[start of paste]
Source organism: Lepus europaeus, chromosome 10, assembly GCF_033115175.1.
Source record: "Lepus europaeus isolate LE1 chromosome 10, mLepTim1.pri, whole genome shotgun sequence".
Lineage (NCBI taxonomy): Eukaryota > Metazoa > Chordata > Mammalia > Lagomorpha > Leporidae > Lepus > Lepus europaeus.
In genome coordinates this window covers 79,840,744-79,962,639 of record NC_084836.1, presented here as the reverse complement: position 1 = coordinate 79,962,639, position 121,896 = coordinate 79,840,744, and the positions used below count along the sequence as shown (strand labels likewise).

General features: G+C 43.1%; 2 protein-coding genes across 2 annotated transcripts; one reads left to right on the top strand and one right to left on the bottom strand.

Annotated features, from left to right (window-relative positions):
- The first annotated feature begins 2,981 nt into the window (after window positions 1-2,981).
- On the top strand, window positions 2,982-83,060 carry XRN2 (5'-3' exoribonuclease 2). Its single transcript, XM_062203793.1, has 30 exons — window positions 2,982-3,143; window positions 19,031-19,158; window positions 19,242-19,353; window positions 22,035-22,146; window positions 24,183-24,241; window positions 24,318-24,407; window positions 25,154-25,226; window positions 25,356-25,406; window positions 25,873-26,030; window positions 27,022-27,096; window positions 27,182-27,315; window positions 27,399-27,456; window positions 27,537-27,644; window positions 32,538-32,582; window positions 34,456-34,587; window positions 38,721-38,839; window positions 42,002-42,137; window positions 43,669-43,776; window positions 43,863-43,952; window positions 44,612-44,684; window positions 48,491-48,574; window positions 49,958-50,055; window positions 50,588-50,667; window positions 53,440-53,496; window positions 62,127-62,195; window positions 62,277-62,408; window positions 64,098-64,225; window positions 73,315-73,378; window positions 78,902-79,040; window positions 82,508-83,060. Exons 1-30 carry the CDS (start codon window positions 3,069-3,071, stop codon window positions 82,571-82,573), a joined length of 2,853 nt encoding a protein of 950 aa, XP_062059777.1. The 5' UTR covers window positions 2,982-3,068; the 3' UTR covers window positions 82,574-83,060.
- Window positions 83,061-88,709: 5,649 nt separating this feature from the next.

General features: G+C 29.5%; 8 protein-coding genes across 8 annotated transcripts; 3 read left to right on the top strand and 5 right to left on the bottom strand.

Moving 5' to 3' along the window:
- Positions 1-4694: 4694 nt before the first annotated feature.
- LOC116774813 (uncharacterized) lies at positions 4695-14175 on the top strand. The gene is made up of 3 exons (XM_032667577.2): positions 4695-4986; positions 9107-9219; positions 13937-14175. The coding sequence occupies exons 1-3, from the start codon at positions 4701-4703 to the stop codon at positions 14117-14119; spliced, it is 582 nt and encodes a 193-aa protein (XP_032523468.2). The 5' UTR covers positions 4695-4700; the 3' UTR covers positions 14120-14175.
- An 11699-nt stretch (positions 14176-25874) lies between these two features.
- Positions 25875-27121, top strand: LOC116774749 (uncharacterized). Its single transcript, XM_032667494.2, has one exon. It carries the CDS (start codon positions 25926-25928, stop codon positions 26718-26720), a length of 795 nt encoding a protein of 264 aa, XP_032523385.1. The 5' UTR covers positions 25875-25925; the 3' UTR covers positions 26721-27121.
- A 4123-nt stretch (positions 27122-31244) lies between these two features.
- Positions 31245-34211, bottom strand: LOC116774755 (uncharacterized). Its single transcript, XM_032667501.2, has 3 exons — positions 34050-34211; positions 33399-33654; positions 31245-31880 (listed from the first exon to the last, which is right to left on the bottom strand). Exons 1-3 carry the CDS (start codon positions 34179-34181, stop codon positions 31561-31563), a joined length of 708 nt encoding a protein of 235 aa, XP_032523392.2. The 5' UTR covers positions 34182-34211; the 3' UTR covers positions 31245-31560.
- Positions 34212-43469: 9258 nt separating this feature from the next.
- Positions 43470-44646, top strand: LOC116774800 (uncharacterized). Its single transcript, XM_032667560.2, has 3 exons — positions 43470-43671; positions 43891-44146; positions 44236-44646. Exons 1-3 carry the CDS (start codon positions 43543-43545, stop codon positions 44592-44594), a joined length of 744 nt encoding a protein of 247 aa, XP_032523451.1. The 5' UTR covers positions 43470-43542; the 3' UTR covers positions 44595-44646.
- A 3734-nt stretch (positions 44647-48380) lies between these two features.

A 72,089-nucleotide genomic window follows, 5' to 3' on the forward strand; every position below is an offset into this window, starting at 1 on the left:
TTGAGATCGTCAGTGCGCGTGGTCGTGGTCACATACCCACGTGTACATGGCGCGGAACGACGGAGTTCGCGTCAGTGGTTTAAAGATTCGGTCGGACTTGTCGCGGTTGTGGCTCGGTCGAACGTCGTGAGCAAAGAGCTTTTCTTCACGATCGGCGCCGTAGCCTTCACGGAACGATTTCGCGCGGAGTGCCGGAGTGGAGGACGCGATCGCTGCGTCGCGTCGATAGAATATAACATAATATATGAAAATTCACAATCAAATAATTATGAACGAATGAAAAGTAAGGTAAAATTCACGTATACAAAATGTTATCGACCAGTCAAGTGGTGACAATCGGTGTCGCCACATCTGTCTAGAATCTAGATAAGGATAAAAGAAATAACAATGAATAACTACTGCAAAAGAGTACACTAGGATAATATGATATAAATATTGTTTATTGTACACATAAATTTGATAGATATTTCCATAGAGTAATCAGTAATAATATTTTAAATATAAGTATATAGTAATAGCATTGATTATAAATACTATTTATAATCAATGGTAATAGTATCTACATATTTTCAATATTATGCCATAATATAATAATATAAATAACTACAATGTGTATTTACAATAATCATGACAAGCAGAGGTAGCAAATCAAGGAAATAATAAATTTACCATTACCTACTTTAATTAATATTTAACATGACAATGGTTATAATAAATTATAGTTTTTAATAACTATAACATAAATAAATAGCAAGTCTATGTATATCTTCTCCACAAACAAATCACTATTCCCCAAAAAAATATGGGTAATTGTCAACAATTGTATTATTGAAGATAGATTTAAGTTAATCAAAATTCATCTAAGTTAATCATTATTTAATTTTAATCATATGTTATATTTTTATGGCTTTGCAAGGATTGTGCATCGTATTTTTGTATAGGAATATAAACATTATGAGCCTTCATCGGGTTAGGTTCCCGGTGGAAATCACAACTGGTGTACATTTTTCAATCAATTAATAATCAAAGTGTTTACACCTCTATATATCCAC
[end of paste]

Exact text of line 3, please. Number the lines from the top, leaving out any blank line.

Lineage (NCBI taxonomy): Eukaryota > Metazoa > Chordata > Mammalia > Lagomorpha > Leporidae > Lepus > Lepus europaeus.